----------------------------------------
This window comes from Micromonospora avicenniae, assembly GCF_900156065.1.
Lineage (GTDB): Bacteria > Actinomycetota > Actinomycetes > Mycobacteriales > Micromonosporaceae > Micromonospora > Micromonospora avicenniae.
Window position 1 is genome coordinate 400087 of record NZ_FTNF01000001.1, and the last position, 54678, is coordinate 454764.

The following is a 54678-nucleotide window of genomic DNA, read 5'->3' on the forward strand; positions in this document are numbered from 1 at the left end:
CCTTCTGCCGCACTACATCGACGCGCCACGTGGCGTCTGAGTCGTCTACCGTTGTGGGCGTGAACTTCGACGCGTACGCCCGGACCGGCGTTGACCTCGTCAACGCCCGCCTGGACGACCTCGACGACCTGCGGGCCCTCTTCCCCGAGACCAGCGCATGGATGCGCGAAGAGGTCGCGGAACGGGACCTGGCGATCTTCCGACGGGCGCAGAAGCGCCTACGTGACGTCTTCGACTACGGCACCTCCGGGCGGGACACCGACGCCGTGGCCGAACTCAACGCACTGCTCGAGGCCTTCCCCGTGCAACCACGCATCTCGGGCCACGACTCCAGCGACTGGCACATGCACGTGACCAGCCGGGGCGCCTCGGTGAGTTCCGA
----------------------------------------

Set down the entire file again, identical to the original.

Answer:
This window comes from Micromonospora avicenniae, assembly GCF_900156065.1.
Lineage (GTDB): Bacteria > Actinomycetota > Actinomycetes > Mycobacteriales > Micromonosporaceae > Micromonospora > Micromonospora avicenniae.
Window position 1 is genome coordinate 400087 of record NZ_FTNF01000001.1, and the last position, 54678, is coordinate 454764.

The following is a 54678-nucleotide window of genomic DNA, read 5'->3' on the forward strand; positions in this document are numbered from 1 at the left end:
CCTTCTGCCGCACTACATCGACGCGCCACGTGGCGTCTGAGTCGTCTACCGTTGTGGGCGTGAACTTCGACGCGTACGCCCGGACCGGCGTTGACCTCGTCAACGCCCGCCTGGACGACCTCGACGACCTGCGGGCCCTCTTCCCCGAGACCAGCGCATGGATGCGCGAAGAGGTCGCGGAACGGGACCTGGCGATCTTCCGACGGGCGCAGAAGCGCCTACGTGACGTCTTCGACTACGGCACCTCCGGGCGGGACACCGACGCCGTGGCCGAACTCAACGCACTGCTCGAGGCCTTCCCCGTGCAACCACGCATCTCGGGCCACGACTCCAGCGACTGGCACATGCACGTGACCAGCCGGGGCGCCTCGGTGAGTTCCGA